The message is, of course, that the highest imperative of the show is to not make explicit what we all very well know—yes, the emperor has no clothes, but he’s still the emperor. In this respect, the Bachelor/Bachelorette franchise is uncannily similar to wrestling with its notion of kayfabe. Everyone knows that although the athleticism of professional wrestling is very much real, the drama depicted in the events is not—Hulk Hogan doesn’t really betray anyone at the 1996 Bash on the Beach; Bret Hart doesn’t really hate America; The Rock’s elbow is not really of “the people”, and so on. This, for what it’s worth, is why I continue to watch the show: it’s wrestling for people who don’t like wrestling.
In another respect, the show is very much like one of the countless Marvel Cinematic Universe movies, the purpose of each being to set up the next movie to come after it. What happens in each of those is quite irrelevant and what matters is that at the end of Captain America’s latest brush with…uh…Hitler? (does Captain America still primarily fight Nazis?), there is the promise of another equally exciting, equally familiar story. Just as the main character of The Bachelor/Bachelorette is the show itself, so the main character of MCU is just the MCU. Incidentally, it is this feature that makes it possible for people to become “fans” of the MCU and what allows there to be such a thing as “Bachelor nation.” Cultural products that aren’t the main character cannot have such adherents—nobody’s ever heard of The League of Thomas Mann or declared their membership to the Mrs. Doubtfire Nation (two examples as far apart as I could think). Star Wars on the other hand…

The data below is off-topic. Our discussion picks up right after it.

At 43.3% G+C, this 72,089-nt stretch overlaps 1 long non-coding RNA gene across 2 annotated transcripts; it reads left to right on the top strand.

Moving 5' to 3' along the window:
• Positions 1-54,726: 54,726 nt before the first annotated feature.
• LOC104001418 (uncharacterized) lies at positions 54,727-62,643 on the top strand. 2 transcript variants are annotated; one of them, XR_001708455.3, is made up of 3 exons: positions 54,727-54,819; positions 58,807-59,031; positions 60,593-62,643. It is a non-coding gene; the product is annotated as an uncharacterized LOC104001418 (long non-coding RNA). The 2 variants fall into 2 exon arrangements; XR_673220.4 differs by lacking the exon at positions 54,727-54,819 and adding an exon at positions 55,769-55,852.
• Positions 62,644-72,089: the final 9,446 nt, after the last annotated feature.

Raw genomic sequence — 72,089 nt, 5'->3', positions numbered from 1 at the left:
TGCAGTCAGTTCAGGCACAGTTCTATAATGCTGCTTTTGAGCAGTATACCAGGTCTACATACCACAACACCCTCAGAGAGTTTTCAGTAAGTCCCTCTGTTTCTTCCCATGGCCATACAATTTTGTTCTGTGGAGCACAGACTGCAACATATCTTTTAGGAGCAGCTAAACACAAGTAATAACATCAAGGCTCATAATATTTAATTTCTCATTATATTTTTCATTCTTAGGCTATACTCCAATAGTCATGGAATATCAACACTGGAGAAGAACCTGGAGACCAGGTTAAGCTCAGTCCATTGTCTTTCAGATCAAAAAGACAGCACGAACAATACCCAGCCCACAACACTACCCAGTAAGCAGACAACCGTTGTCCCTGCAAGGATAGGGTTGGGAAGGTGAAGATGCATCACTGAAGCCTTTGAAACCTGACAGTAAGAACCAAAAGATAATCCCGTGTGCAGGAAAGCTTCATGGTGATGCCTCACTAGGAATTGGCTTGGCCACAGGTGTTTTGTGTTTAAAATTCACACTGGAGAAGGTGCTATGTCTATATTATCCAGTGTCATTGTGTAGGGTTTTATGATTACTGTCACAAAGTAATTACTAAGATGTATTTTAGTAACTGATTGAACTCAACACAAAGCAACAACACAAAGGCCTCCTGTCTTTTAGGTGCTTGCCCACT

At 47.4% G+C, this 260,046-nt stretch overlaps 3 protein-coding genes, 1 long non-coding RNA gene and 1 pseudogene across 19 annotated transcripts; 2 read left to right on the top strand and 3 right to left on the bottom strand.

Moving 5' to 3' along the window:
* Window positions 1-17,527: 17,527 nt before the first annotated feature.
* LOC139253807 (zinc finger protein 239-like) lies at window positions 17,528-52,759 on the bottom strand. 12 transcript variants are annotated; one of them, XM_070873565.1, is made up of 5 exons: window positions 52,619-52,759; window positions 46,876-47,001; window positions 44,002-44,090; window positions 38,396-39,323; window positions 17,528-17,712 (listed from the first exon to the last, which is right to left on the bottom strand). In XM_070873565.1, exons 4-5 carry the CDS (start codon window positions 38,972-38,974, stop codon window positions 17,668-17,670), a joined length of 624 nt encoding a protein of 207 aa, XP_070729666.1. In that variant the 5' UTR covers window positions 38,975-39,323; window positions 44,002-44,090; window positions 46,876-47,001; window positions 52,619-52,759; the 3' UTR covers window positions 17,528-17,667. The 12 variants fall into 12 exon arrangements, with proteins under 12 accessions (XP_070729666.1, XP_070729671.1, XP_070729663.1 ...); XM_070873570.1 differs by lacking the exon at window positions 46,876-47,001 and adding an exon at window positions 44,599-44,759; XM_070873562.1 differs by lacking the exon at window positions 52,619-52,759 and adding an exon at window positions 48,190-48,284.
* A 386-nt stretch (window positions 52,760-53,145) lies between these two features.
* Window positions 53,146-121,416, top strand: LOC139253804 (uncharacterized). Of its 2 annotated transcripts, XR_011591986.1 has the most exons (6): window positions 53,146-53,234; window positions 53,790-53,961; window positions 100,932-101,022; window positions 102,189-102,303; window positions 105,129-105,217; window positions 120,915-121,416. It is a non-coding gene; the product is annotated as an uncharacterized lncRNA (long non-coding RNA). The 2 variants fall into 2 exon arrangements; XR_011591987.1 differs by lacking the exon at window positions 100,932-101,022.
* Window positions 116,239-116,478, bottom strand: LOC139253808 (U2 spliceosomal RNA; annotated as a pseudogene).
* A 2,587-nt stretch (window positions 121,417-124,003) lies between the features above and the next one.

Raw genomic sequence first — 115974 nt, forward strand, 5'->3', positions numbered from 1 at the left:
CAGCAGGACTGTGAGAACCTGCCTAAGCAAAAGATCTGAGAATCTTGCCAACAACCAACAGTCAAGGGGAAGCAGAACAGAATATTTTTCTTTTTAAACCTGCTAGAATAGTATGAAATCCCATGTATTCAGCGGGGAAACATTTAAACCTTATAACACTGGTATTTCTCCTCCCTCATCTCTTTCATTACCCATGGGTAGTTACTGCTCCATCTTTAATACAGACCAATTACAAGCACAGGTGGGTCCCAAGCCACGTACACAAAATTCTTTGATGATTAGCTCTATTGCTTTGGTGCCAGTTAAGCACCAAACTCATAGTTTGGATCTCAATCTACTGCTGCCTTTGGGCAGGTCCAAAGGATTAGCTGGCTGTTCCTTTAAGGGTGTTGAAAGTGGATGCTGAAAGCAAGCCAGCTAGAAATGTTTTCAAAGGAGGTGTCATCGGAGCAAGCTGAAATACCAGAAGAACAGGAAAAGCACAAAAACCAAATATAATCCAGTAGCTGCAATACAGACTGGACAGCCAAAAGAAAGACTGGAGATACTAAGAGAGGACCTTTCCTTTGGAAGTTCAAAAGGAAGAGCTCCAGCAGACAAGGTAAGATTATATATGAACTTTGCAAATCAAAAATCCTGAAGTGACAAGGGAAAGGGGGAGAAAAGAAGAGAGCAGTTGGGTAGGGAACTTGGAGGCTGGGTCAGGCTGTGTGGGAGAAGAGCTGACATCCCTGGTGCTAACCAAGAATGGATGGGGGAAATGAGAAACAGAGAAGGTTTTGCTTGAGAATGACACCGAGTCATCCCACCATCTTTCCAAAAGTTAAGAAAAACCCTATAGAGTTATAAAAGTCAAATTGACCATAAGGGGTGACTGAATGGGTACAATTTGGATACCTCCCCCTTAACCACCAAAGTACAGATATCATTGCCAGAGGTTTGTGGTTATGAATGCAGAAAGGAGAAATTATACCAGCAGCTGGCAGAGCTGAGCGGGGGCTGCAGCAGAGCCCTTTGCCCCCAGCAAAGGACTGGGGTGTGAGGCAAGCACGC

This very phenomenon has some interesting implications, only one of which I’ll touch on here (and then only briefly). In particular, I keep thinking about Walter Benjamin’s famous essay “The Work of Art in the Age of Mechanical Reproduction” and the special role he thought art could have for revolutionary politics once it was unmoored from its aura of authenticity. Although there is nothing revolutionary about The Bachelor/Bachelorette or the MCU (in fact, I see both as rather reactionary pieces of culture), the mechanism by which both pieces of entertainment have managed to subvert the normal way in which people engage with art to produce what may be called adherents to the continuing piece of art itself could be informative. One wonders what it would mean to present socialism in this way…But I’m getting carried away.
Let me close by descending from the lofty heavens of masturbatory cultural criticism and return to the point with which we started: namely, that the show seems to be having Main Character problems that it didn’t seem to have before. That is, it seems to me that there was a time in which the Bachelor/Bachelorette show didn’t look quite like this. I think, for example, that Rachel Lindsay was an interesting character on her own right as was, perhaps, Hannah Brown. In those two seasons, at least, it seemed that the show’s self-awareness wasn’t as blatant. Yes, there were still people who weren’t there “for the right reasons” and there was always talk of “trusting the process” which was, of course, coded language for sticking to the fiction. But the show didn’t seem so nakedly self-aware. I don’t know if this is a good or a bad thing. On the one hand, these last few seasons strike me as significantly less interesting than the ones in the past; on the other hand, there’s something about the openness with which the show is playing with these boundaries which could develop into something truly bizarre. I’ll be watching!